DOH-Leon Issues Rabies 'Alert' for West Tallahassee
November 21, 2018
Tallahassee, Fla. – The Florida Department of Health in Leon County has issued a rabies alert for southwestern Leon County, including western Tallahassee.
The alert was issued after two racoons in the alert areas tested positive for rabies on November 2 and 6.
The alert areas include territory bordered on the north by I-10, the west and south by Capital Circle SW and the east by Monroe Street.
Please be aware that rabies activity can also occur outside the alert areas.
The rabies alert, which is scheduled to expire on January 7, has been issued to raise public awareness to the presence of rabies and the heightened importance of protecting against the disease. Take the following steps to protect yourself and your loved ones against rabies:
- Keep rabies vaccinations up to date for all pets and at-risk livestock.
- Do not allow your pets to run free. Follow leash laws by keeping pets and livestock secured on your property. If your pet or livestock are bitten by a wild animal, seek veterinary assistance for the animal immediately and contact Leon County Health Department at (850) 895-8360.
- Support animal control in efforts to reduce feral and stray animal populations.
- Spay or neuter your pets to help reduce the number of unwanted pets that may not be properly cared for or regularly vaccinated.
- Do not handle, feed, or unintentionally attract wild animals with outdoor food sources such as uncovered trash, litter or uneaten pet food.
- Never adopt wild animals or bring them into your home.
- Teach children never to handle unfamiliar animals, wild or domestic, even if they appear friendly.Prevent bats from entering living quarters or occupied spaces in homes, churches, schools, and other similar areas, where they might come in contact with people and pets.
- Persons who have been bitten or scratched by wild or domestic animals should seek medical attention and report the injury to the DOH- Leon County at (850) 895-8360.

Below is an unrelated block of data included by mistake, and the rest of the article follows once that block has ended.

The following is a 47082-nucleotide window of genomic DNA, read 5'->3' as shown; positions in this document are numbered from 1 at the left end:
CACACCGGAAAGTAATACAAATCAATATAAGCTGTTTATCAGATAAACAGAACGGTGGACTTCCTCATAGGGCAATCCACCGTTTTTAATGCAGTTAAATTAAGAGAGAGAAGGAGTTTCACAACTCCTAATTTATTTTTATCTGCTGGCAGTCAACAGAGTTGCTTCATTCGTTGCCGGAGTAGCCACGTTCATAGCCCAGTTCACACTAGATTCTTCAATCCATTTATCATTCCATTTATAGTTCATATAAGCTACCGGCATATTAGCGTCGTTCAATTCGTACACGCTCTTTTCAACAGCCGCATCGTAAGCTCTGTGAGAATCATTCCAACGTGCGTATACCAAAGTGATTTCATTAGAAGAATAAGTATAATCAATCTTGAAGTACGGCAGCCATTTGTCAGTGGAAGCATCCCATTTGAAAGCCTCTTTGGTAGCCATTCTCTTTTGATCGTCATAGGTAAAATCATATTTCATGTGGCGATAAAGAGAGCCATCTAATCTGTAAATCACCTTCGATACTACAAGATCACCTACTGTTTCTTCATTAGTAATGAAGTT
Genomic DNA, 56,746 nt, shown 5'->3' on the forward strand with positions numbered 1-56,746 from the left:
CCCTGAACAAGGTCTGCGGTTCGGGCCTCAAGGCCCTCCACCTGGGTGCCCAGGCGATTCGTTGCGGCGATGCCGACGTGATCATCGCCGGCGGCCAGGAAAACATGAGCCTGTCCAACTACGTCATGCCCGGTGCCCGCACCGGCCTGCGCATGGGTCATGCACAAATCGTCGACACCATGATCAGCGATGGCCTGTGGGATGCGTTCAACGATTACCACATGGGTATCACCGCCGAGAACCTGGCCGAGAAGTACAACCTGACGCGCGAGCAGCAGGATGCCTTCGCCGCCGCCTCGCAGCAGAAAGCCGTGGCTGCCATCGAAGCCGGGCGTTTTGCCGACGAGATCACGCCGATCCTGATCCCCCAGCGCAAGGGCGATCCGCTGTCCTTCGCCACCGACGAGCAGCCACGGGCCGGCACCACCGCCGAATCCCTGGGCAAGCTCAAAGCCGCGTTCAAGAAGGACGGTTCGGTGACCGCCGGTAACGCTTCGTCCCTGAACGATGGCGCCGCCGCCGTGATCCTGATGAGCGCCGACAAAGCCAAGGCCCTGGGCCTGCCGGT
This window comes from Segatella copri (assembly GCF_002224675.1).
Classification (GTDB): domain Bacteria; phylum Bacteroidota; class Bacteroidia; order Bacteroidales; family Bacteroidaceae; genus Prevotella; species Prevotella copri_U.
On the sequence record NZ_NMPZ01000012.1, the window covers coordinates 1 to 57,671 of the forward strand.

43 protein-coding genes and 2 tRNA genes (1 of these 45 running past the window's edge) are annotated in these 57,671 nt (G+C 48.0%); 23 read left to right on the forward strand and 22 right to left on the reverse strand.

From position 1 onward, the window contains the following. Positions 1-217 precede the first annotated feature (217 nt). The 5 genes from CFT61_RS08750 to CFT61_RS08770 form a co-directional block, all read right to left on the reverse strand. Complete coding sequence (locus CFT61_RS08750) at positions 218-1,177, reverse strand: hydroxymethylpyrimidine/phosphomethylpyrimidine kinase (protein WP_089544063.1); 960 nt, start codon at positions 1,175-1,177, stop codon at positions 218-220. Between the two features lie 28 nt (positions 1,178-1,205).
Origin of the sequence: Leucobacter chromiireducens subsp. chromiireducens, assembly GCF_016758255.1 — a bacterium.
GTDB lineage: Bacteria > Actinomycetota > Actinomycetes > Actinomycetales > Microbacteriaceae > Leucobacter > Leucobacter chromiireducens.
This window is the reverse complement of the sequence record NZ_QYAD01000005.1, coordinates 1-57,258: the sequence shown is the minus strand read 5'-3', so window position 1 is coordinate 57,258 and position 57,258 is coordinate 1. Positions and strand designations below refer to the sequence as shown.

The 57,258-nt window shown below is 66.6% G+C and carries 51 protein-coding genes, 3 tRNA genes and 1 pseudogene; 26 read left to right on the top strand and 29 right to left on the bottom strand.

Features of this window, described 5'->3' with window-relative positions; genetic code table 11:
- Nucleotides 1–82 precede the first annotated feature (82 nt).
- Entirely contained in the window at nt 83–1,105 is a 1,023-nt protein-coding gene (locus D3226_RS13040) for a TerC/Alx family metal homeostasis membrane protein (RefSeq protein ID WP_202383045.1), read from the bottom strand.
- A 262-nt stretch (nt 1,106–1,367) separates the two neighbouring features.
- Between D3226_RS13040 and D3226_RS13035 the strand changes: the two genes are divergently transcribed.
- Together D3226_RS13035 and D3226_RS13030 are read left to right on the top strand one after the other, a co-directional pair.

Rabies is a disease of the nervous system and can be fatal to warm blooded animals and humans. The only treatment for human exposure to rabies is rabies-specific immune globulin and rabies immunization. Appropriate treatment started soon after the exposure will protect an exposed person from the disease.
Raccoons, bats, foxes and unvaccinated cats are the animals in Florida that are most frequently diagnosed with rabies. Other animals at high risk for rabies include skunks, otters, coyotes, bobcats and stray or unvaccinated dogs and ferrets.
Rabies is transmitted through exposure to the saliva and nervous tissue from a rabid animal through a bite, scratch or contact with mucous membranes such as the eyes, nose or mouth.
“Rabies is a potentially fatal disease,” DOH-Leon Environmental Health Director Alex Mahon said. “It is important not to handle wild animals, to be aware of animals that are acting unusually and to keep pets vaccinated against rabies.”
DOH-Leon works with Leon County Animal Services in responding to incidents of animal bites, tests animals for rabies through the Department of Health state laboratory and quarantines animals as necessary.
For further information on rabies, visit http://www.floridahealth.gov/diseases-and-conditions/rabies/index.html or contact DOH-Leon at (850) 895-8360.
About the Florida Department of Health
The department, nationally accredited by the Public Health Accreditation Board, works to protect, promote and improve the health of all people in Florida through integrated state, county and community efforts.